Cattle

12:38pm

Mon March 3, 2014
The Salt

The Secret Lives Of Cows: Jumping For Joy

Originally published on Tue March 4, 2014 9:26 am

named Luna (get it?) jumps over an obstacle with rider Regina Mayer on her back in the Bavarian town of Traunstein, in southern Germany." href="/post/secret-lives-cows-jumping-joy" class="noexit lightbox">
Not quite jumping over the moon but ... : An animal named Luna (get it?) jumps over an obstacle with rider Regina Mayer on her back in the Bavarian town of Traunstein, in southern Germany.
Michael Hudelist AFP/Getty Images

Ah, cows. They're big, lumbering, earthbound beasts, right? But sometimes, Bessie and pals just have to get airborne.

That gif of dairy cows "jumping for joy" is from a video that's been making the rounds on the Internet. We spotted it last week when food journalist Michael Pollan tweeted it out:

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6:00am

Mon January 6, 2014
Agriculture

New Direction For Beef Herd Could Ease Meat Prices

Even if the beef herd begins expanding again in 2014 it could take two years for the effects to show up in consumer prices.
Credit Grant Gerlock / Harvest Public Media

For the first time in nearly 10 years, the nation’s beef herd may be poised for growth, which could mean relief from rising meat prices. But with the fewest cattle in the beef supply since the 1960s, slow growth won’t cut prices anytime soon.

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5:00am

Fri December 27, 2013
Agriculture

Suspended Drug Focuses Attention On Cattle-Feeding Additive

Some 6,500 Holsteins are “finished” at this 2,000-acre Ordway, Colo., feedlot, where the growth promotion drug Zilmax is no longer used because it was pulled from the market by its manufacturer.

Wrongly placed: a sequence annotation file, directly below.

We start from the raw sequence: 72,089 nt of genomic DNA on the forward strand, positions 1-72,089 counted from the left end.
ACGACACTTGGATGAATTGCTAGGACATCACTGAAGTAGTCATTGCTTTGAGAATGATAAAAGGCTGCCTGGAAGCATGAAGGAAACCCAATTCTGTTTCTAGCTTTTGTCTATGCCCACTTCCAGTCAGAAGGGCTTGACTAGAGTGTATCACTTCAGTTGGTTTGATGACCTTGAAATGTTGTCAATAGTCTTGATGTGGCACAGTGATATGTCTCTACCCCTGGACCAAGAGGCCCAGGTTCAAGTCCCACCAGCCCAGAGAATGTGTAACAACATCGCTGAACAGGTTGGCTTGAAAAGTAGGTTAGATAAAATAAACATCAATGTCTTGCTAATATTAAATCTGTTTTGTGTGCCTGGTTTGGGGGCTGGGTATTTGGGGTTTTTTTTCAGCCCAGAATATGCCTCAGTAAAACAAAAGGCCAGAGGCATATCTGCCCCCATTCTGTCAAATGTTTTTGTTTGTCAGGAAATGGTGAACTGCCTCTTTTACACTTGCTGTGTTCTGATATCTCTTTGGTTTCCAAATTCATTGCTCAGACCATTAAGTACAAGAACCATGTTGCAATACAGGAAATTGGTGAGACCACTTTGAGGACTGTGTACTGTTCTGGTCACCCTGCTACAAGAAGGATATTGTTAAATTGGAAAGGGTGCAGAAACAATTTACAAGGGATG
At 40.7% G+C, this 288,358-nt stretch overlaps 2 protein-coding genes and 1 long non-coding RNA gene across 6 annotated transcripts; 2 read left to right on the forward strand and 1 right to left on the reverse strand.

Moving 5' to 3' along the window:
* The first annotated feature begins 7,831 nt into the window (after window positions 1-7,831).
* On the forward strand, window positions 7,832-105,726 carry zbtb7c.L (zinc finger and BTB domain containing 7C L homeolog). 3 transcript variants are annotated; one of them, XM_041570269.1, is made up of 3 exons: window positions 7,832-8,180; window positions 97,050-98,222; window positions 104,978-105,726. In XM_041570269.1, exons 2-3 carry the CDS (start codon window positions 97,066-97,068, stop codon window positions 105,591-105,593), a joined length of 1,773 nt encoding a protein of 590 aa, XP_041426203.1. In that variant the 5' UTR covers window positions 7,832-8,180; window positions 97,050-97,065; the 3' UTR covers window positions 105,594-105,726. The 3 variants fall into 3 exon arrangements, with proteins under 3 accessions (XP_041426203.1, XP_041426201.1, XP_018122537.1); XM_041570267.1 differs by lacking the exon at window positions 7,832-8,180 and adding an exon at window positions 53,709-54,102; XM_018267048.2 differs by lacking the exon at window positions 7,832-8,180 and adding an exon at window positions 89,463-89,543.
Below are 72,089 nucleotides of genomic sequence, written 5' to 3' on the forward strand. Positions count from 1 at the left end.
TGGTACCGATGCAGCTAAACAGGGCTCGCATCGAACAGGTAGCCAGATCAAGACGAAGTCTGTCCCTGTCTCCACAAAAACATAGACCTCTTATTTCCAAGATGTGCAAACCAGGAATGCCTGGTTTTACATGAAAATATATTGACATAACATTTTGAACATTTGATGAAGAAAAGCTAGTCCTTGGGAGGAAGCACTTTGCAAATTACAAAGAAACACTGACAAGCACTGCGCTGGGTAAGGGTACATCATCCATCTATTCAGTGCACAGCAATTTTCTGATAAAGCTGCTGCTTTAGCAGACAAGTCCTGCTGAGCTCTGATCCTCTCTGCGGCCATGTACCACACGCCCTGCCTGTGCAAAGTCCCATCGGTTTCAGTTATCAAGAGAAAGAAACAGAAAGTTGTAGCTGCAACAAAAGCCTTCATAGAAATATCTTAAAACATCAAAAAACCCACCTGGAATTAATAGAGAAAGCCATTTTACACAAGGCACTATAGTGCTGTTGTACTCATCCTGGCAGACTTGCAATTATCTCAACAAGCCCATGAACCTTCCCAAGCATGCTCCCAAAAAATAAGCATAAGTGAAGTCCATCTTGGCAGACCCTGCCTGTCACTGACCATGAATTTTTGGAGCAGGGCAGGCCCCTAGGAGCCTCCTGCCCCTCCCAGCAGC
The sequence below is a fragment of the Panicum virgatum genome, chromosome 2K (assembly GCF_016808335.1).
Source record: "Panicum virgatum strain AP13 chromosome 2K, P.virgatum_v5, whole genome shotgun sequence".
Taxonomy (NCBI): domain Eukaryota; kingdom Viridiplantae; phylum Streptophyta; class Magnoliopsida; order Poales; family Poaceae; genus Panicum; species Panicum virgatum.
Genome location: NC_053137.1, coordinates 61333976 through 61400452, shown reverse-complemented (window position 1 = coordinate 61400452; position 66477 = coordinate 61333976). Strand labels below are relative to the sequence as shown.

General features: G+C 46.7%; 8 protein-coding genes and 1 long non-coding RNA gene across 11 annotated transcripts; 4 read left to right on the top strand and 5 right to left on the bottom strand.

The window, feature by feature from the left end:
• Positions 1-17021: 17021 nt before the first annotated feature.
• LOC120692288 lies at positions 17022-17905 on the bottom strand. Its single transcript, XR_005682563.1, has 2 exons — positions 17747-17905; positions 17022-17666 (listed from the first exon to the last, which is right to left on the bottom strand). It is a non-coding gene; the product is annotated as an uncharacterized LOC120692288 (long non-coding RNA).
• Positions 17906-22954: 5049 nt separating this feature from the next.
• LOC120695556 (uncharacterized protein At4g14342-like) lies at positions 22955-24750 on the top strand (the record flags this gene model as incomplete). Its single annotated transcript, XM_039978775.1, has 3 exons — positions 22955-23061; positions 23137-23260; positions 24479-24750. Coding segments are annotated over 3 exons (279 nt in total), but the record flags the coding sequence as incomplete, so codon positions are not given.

Credit Peggy Lowe / Harvest Public Media

Moves to limit a specific growth promoter have shaken the cattle industry. Zilmax is a feed additive that most people have never heard of but one that has become a huge -- if controversial -- part of U.S. beef production.

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3:38pm

Wed August 21, 2013
The Salt

Inside The Beef Industry's Battle Over Growth-Promotion Drugs

Originally published on Thu November 21, 2013 2:39 pm

Beef cattle stand in a barn on the Larson Farms feedlot in Maple Park, Ill.
Daniel Acker Landov

When the drug company Merck Animal Health announced plans to suspend sales of its Zilmax feed additive last week, many observers were shocked.

Yet concern about Zilmax and the class of growth-promotion drugs called beta agonists has been building for some time. In an interesting twist, the decisive pressure on Zilmax did not come from animal welfare groups or government regulators: It emerged from within the beef industry itself, and from academic experts who have long worked as consultants to the industry.

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4:05pm

Fri August 9, 2013
The Salt

Did Tyson Ban Doping Cows With Zilmax To Boost Foreign Sales?

Originally published on Fri August 9, 2013 4:36 pm

A pen at a feedlot in central Kansas that houses 30,000 cattle. Feedlots are where cattle are "finished" before slaughter, often with the use of growth-promoting drugs like zilpaterol.
Peggy Lowe Harvest Public Media

Tyson Foods Inc. announced this week that it would soon suspend purchases of cattle that had been treated with a controversial drug, citing animal welfare concerns.

But many in the industry wonder if the real reason is the battle for sales in other countries, where certain drugs that make livestock grow faster are banned.

"I really do think this is more of a marketing ploy from Tyson to raise some awareness so they can garner some export business from our overseas export partners," says Dan Norcini, an independent commodities broker.

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